In 1917, however, Wilson sought a declaration of war. The reason he sought to enter the war was to preserve the “freedom of the seas.” Under international law, a neutral is entitled to trade with belligerants. The Germans, however, were using U-boats to sink American ships that were bringing munitions, arms, and other supplies to England and France. Ironically, the English and French were also blocking American shipping to Germany. But because Germany had little access to the sea, they could do this my minimg a few harbors and rivers. The only way the Germans could reciprocate was by warning Americans not to trade with English and France, on pain of submarine attacks. Nonetheless, Wilson got his declaration.
Many Americans were angry. They were perfectly happy to forego trade with England and France, rather than get involved in the war. They saw this, not as a “War to Make the World Safe for Democracy,” as the president now billed it, but as a “War to Make the World Safe for Armanents and Munitions Manufacturers.” People like Emma Goldman, Eugene Debs, and Jane Addams vigorously criticized the decision to enter the war.
Wilson had two problems. First, he had to generate enthusiasm for the war. Second, he had to repress dissent that would undermine morale. To address the first problem, he established the Committee on Public Information, a propaganda arm of the United States goverment, the charge of which was to produce a floot of leaflets, pamplets, lectures, and movies designed to promote a hatred of all things German and a suspicion of anyone who might be “disloyal.” To address the second problem, he led Congress to enact the Espionage Act of 1917 and the Sedition Act of 1918, which effectively made it a crime for any person to criticize the war, the draft, the president, the government, the flag, the military, or the Constitution of the United States.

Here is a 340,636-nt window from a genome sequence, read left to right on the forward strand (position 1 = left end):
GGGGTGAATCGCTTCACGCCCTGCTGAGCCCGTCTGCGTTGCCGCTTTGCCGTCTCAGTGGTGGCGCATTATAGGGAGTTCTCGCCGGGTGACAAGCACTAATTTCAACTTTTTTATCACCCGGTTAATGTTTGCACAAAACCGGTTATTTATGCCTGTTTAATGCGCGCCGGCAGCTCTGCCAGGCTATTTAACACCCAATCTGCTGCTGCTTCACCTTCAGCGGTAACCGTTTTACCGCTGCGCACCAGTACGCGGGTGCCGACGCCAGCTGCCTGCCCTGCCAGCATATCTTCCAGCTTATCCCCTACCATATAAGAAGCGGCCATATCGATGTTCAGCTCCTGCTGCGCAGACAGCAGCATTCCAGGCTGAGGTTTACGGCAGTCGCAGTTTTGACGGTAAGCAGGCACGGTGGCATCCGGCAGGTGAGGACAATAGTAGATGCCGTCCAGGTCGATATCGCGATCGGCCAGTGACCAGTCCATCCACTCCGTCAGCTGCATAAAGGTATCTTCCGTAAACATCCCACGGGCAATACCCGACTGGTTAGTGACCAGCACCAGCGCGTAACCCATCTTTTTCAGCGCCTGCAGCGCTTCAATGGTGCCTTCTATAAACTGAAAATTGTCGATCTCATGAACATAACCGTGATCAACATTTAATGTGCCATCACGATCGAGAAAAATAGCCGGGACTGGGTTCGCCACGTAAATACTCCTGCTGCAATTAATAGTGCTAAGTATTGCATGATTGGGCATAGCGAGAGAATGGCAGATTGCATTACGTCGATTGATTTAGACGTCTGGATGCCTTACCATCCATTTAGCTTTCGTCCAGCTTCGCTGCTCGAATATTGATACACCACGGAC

Some 2,000 dissenters were prosecuted under these provisions. They ranged from such obscure dissidents as Mollie Steimer, a 20-year-old Russian-Jewish emigre who threw leaflets in Yiddish from a rooftop on the lower East Side of New York, to such prominent figures as Eugene Debs, the national leaders of the Socialist Party, who had received one million votes for President in 1912 (6% of the total), who gave a speech in Ohio criticizing Wilson for the draft and for his suppression of free expression. Moreover, unlike the Sedition Act of 1798, where the maximum jail term was 6 months, judges enforcing the World War I legislation routinely sentenced people to prison terms of 10-20 years in jail, and many of these people (like Mollie Steimer and Emma Goldman) were deported for their dissent.